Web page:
Canadians give strong showing at world rowing championships

A strong tailwind was again blowing down the course at Malta Lake in Poznan, Poland – causing havoc for some of the smaller boats at the 2009 World Rowing Championships. The final race of the day, however, proved to have a silver lining for Canada with the men’s eight taking a medal.

Germany won in 5:24.13, Canada clocked in at 5:27.15 and the Netherlands (5:28.32) crushed the Polish fans by beating the home country men’s eight for the bronze by just .08 of a second. Great Britain finished fifth in 5:32.61 and Italy was sixth in 5:43.58.

“I was very aware of Germany during the race, but I knew that the Dutch were making a push and Poland had made an impressive charge,” said coxswain Mark Laidlaw, who has coxed at the Under-23 and non-Olympic World level, but never the senior men’s eight. “It’s a natural progression for me and it’s pretty exciting.”

Only two members of this silver medal men’s eight – Malcolm Howard and Andrew Byrnes – were part of the men’s eight that won gold at the Olympics in Beijing last year.

“As a group, we had an excellent winter of training and we are happy to have produced a medal at the World Championship regatta,” said Steve VanKnotsenburg. “It’s a great start to the quadrennial and I’m excited to see how we can improve for 2010 in New Zealand (at the Worlds). We couldn’t have done it without the support of Own the Podium, Canadian Sport Centre Pacific and personally I’d like to thank Oakley, E-load, Skins, CAN fund. Of course, there are others who have supported us.”

The eight is Laidlaw of Mississauga, Derek O’Farrell of Unionville, Ont., James Dunaway of Duncan, B.C., Malcolm Howard of Victoria, B.C., Andrew Byrnes of Toronto, Doug Csima of Oakville, Gabe Bergen of 100 Mile House, B.C., Rob Gibson of Kingston, Ont., and VanKnotsenburg of Beamsville.

Medal hopefuls Doug Vandor of Dewittville, Que. and Cam Sylvester of Caledon, Ont. finished fifth in the lightweight men’s double – New Zealand won in 6:10.62, France was second in 6:12.57, and Italy finished third in 6:15.08. Germany (6:20.29) Canada (6:23.08) and Great Britain (6:23.95) rounded out the field.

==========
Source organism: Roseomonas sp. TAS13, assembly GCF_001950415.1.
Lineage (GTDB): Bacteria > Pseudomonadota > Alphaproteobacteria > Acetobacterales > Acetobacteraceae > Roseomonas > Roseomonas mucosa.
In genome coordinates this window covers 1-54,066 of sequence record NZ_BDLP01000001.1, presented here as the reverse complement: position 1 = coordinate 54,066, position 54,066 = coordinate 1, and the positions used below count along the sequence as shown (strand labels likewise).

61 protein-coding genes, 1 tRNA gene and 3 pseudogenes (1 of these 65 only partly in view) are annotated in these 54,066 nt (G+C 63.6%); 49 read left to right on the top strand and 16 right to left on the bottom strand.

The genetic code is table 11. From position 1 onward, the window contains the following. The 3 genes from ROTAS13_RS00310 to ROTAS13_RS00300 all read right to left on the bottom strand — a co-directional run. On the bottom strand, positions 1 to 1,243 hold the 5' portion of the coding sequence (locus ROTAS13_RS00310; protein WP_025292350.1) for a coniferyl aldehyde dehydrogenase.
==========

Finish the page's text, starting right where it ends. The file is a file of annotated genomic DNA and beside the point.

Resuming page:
Lindsay Jennerich of Victoria, B.C. and Sheryl Preston of North Delta, B.C. also had high hopes for their race, but finished.

In the first race of Sunday’s final, the men’s coxed pair finished fourth overall in 6:57.55. The U.S. won this race in 6:53.58 – followed by Czech Republic (6:54.58) and Germany (6:55.44) for silver and bronze.

Jan Tize of West Vancouver, B.C., Conlin McCabe of Brockville, Ont. and cox Mark Laidlaw, who later went on to win a silver in the men’s eight, had a fourth-place time of 6:57.55.
The lightweight women’s quad of Katya Herman of Sudbury, Kristin Jeffery of Newmarket, Lauren Wells of London, and Tanya Lahdenranta of Surrey, B.C. just missed out on a medal this morning. The crew maintained a tight third position until the last part of the race when they were edged out by the Americans. Germany won gold in 6:32.91, Great Britain was second in 6:35.42, the U.S. took bronze in 6:36.88 – Canada 6:37.36 and Poland 6:37.83 were right behind.

The women’s eight event was won by the perennially strong U.S. in a time of 6:05.34. Romania 6:06.94 and the Netherlands (6:07.43) took the other medals. Canada was sixth in 6:16.68.

The Canadian women’s eight is Sarah Bonikowsky of Orangeville, Ashley Brzozowicz of Toronto, Peggy DeVos of Kamloops, B.C., Larissa Lagzdins of Burlington, Romina Stefancic of Victoria, Jane Rumball of Fredericton, N.B., Krista Guloien of Port Moody, B.C., Lauren Hutchins of North Vancouver, and Lesley Thompson-Willie of London.

Canada had 10 crews at this World Championships.

The women’s four of Sandra Kisil of Ancaster, Sarah Waterfield of Kingston, Jennifer Tuters of Peterborough, and Emma Darling of Vancouver, B.C. rowed to a bronze medal.

Germany won the overall medal standings with a total of nine medals. Other highlights of this Worlds, can be found at: